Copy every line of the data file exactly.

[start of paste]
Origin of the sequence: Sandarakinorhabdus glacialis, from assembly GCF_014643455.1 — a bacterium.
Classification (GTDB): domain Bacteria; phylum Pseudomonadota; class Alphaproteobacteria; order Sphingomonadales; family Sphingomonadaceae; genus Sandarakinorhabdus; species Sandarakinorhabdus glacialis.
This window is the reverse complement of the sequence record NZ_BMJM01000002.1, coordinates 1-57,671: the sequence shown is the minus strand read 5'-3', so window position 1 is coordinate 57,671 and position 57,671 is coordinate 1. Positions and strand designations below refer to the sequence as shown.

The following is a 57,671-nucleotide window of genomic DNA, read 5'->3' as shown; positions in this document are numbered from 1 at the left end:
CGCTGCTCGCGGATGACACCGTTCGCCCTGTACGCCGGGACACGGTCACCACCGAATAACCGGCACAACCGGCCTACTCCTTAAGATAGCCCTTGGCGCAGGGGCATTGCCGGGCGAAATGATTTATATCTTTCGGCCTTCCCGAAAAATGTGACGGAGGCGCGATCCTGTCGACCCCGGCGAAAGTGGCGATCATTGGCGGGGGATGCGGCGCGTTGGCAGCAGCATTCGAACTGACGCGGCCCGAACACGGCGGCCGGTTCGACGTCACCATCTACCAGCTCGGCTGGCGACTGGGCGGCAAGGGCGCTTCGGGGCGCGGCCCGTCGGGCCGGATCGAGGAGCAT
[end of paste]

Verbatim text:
Origin of the sequence: Sandarakinorhabdus glacialis, from assembly GCF_014643455.1 — a bacterium.
Classification (GTDB): domain Bacteria; phylum Pseudomonadota; class Alphaproteobacteria; order Sphingomonadales; family Sphingomonadaceae; genus Sandarakinorhabdus; species Sandarakinorhabdus glacialis.
This window is the reverse complement of the sequence record NZ_BMJM01000002.1, coordinates 1-57,671: the sequence shown is the minus strand read 5'-3', so window position 1 is coordinate 57,671 and position 57,671 is coordinate 1. Positions and strand designations below refer to the sequence as shown.

The following is a 57,671-nucleotide window of genomic DNA, read 5'->3' as shown; positions in this document are numbered from 1 at the left end:
CGCTGCTCGCGGATGACACCGTTCGCCCTGTACGCCGGGACACGGTCACCACCGAATAACCGGCACAACCGGCCTACTCCTTAAGATAGCCCTTGGCGCAGGGGCATTGCCGGGCGAAATGATTTATATCTTTCGGCCTTCCCGAAAAATGTGACGGAGGCGCGATCCTGTCGACCCCGGCGAAAGTGGCGATCATTGGCGGGGGATGCGGCGCGTTGGCAGCAGCATTCGAACTGACGCGGCCCGAACACGGCGGCCGGTTCGACGTCACCATCTACCAGCTCGGCTGGCGACTGGGCGGCAAGGGCGCTTCGGGGCGCGGCCCGTCGGGCCGGATCGAGGAGCAT